Discount Shopping

Where is your cut off for a ticket to the movies? $10. $15. $20. An article was published in the Sydney Morning Herald this morning announcing that Sydney ticket prices have just topped $20. Will this signal the end of cinemas as we know it?

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I have just lost my concession entitlement. And, boy, does it hurt! Now when I go and see a movie in the cinemas I am forking out another $3 or $4 each time. This may not seem like much but the with the average adult cinema ticket in Sydney now costing more than $20, it is only a matter of time before Melbourne follows suit.

It certainly looks like a rise in ticket prices, but is it really just a change in consumer behaviour?

As prices rise, consumers start to look for ways to decrease the potential cost. And when we find that loophole that gives us a discount (even if we are still paying as much as we were before the price rise) it feels like you have won the lottery – or at least a $5 scratchie!

This phenomenon is probably most obvious in the petrol industry. As the price continues to rise, consumers would begin to shop at the supermarket that would give them the highest discount with their docket. That has all changed now that the government has stepped in and limited the discount to 4 cents per litre, but before this happened, with discounts of up to 16 cents a litre consumers were incredibly price sensitive.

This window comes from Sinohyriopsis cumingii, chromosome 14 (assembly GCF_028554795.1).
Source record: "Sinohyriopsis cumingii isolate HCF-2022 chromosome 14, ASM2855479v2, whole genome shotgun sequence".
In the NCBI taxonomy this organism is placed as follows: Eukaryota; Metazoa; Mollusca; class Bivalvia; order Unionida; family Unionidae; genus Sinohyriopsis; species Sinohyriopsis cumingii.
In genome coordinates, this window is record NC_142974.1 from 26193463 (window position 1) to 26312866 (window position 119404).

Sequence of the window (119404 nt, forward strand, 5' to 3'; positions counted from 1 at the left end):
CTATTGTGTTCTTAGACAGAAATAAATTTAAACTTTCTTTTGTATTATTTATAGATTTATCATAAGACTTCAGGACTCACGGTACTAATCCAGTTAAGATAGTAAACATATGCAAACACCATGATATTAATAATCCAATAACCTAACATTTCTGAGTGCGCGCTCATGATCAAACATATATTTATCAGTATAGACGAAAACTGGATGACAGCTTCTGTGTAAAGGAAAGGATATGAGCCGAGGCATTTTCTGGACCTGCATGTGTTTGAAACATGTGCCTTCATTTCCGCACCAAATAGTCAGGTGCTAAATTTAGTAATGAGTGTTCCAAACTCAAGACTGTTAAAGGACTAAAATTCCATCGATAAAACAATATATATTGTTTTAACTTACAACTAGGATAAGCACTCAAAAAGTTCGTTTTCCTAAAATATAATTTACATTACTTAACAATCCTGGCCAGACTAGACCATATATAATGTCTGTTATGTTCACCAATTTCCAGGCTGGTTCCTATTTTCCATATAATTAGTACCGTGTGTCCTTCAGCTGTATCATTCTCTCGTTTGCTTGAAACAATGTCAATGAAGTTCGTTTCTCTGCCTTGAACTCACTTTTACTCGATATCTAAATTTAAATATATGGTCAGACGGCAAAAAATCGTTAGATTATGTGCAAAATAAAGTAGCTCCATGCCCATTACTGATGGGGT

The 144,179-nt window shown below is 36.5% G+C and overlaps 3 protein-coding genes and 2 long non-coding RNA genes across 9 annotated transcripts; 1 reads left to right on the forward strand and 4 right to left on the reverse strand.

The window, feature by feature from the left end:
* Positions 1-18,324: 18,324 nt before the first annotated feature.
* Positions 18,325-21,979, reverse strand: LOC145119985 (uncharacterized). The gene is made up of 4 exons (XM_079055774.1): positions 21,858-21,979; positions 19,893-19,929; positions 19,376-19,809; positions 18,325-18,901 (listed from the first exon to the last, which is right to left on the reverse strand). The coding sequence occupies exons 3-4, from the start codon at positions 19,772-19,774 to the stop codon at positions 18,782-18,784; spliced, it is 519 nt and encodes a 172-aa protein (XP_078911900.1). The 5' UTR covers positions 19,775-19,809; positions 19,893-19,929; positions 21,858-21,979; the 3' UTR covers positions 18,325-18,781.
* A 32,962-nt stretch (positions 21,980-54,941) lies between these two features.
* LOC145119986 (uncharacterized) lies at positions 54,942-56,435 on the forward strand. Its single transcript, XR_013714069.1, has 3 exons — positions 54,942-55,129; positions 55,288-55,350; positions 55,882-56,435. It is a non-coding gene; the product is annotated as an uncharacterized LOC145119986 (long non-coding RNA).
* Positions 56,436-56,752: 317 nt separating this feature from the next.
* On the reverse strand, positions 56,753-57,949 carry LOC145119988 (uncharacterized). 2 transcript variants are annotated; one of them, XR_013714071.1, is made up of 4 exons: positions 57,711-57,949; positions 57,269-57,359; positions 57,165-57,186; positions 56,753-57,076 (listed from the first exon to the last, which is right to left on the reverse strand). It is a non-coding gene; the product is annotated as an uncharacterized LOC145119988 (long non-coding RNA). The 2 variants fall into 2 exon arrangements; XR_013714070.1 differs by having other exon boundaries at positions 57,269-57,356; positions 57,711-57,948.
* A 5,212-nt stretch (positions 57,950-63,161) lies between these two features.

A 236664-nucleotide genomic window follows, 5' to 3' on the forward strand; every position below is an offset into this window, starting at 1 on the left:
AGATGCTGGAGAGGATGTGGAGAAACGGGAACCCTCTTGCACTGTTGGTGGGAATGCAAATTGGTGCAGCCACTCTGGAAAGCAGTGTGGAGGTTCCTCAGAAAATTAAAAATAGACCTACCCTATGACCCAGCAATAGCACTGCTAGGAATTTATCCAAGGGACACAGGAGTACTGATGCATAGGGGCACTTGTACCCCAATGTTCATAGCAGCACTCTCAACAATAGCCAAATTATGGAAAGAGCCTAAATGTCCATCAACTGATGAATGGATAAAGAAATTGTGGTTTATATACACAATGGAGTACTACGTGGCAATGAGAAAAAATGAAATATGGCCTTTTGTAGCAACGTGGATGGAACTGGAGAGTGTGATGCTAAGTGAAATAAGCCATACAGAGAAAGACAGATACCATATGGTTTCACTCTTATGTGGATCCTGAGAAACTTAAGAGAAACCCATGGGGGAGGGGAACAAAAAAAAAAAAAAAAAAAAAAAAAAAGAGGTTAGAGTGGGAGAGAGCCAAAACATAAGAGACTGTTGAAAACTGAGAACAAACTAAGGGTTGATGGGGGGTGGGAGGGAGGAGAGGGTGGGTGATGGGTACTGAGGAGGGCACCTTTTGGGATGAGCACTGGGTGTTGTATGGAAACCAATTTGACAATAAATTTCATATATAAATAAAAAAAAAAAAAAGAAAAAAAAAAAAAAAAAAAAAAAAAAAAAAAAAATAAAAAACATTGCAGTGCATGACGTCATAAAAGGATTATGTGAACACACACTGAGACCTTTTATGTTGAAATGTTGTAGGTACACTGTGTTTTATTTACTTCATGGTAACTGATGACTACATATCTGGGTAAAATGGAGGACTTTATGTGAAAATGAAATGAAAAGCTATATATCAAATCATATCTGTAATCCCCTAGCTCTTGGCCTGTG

Well, the same thing is happening in the cinema industry. With increased normal prices, ticket discounting is becoming the most appealing way to get consumers into cinema seats.

Whether it is offering cheap tickets on a certain weekday, special industry or student tickets at a heavily discounted rate or dropping prices in the final days of a film’s run, these strategies all produce the desired result associated with discounting. Consumers are more likely to engage with the cinema because they are getting a better discount than another cinema is offering.

Even with the rising costs of cinema admission, the average ticket price still sits around $13 after discounts have been taken into account. And this is rather an affordable price.

But there is one major problem! Discounting is not a long-term strategy.

Once consumers start to expect discounting then their expectations will grow. $5 will no longer be enough. Audiences will wait for an $8 discount before they go to the cinema. And with online stores such as iTunes on their tales with quicker release dates and cheap rates to OWN a movie, it is only a matter of time until their market is further reduced.

So maybe we should be asking a different question. Rather than examining how the product can be further discounted in a way that will appeal consumers. Maybe we should be asking how we can increase the value of the cinema experience that will make consumers want to pay $20.

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